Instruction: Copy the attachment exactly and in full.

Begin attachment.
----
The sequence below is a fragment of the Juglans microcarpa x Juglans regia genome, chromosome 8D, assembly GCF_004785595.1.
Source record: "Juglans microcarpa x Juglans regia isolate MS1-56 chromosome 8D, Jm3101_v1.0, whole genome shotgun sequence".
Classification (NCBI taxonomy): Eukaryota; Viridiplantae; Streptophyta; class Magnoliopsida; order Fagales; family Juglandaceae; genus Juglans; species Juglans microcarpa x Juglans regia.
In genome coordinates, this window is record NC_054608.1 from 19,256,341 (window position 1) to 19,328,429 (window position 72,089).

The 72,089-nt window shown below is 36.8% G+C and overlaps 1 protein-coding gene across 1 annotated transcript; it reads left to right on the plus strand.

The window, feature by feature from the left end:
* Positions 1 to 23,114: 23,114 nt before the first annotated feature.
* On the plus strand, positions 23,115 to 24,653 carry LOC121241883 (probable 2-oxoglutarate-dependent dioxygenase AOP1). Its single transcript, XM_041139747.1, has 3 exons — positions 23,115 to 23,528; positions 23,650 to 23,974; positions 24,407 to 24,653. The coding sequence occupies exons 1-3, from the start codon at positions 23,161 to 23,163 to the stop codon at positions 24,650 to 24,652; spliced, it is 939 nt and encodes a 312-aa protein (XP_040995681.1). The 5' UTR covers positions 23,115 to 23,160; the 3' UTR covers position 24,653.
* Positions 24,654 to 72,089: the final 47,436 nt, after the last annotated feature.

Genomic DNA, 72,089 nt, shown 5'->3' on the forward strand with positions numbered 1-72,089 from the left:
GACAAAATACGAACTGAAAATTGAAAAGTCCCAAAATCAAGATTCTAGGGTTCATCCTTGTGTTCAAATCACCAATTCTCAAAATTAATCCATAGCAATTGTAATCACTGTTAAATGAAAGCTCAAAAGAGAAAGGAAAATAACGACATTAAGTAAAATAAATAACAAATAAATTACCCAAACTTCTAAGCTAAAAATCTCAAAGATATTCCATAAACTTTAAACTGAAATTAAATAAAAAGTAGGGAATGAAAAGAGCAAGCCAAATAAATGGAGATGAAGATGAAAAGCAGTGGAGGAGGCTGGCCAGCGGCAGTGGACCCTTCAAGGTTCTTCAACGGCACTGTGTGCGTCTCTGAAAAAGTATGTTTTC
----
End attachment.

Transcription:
The sequence below is a fragment of the Juglans microcarpa x Juglans regia genome, chromosome 8D, assembly GCF_004785595.1.
Source record: "Juglans microcarpa x Juglans regia isolate MS1-56 chromosome 8D, Jm3101_v1.0, whole genome shotgun sequence".
Classification (NCBI taxonomy): Eukaryota; Viridiplantae; Streptophyta; class Magnoliopsida; order Fagales; family Juglandaceae; genus Juglans; species Juglans microcarpa x Juglans regia.
In genome coordinates, this window is record NC_054608.1 from 19,256,341 (window position 1) to 19,328,429 (window position 72,089).

The 72,089-nt window shown below is 36.8% G+C and overlaps 1 protein-coding gene across 1 annotated transcript; it reads left to right on the plus strand.

The window, feature by feature from the left end:
* Positions 1 to 23,114: 23,114 nt before the first annotated feature.
* On the plus strand, positions 23,115 to 24,653 carry LOC121241883 (probable 2-oxoglutarate-dependent dioxygenase AOP1). Its single transcript, XM_041139747.1, has 3 exons — positions 23,115 to 23,528; positions 23,650 to 23,974; positions 24,407 to 24,653. The coding sequence occupies exons 1-3, from the start codon at positions 23,161 to 23,163 to the stop codon at positions 24,650 to 24,652; spliced, it is 939 nt and encodes a 312-aa protein (XP_040995681.1). The 5' UTR covers positions 23,115 to 23,160; the 3' UTR covers position 24,653.
* Positions 24,654 to 72,089: the final 47,436 nt, after the last annotated feature.

Genomic DNA, 72,089 nt, shown 5'->3' on the forward strand with positions numbered 1-72,089 from the left:
GACAAAATACGAACTGAAAATTGAAAAGTCCCAAAATCAAGATTCTAGGGTTCATCCTTGTGTTCAAATCACCAATTCTCAAAATTAATCCATAGCAATTGTAATCACTGTTAAATGAAAGCTCAAAAGAGAAAGGAAAATAACGACATTAAGTAAAATAAATAACAAATAAATTACCCAAACTTCTAAGCTAAAAATCTCAAAGATATTCCATAAACTTTAAACTGAAATTAAATAAAAAGTAGGGAATGAAAAGAGCAAGCCAAATAAATGGAGATGAAGATGAAAAGCAGTGGAGGAGGCTGGCCAGCGGCAGTGGACCCTTCAAGGTTCTTCAACGGCACTGTGTGCGTCTCTGAAAAAGTATGTTTTC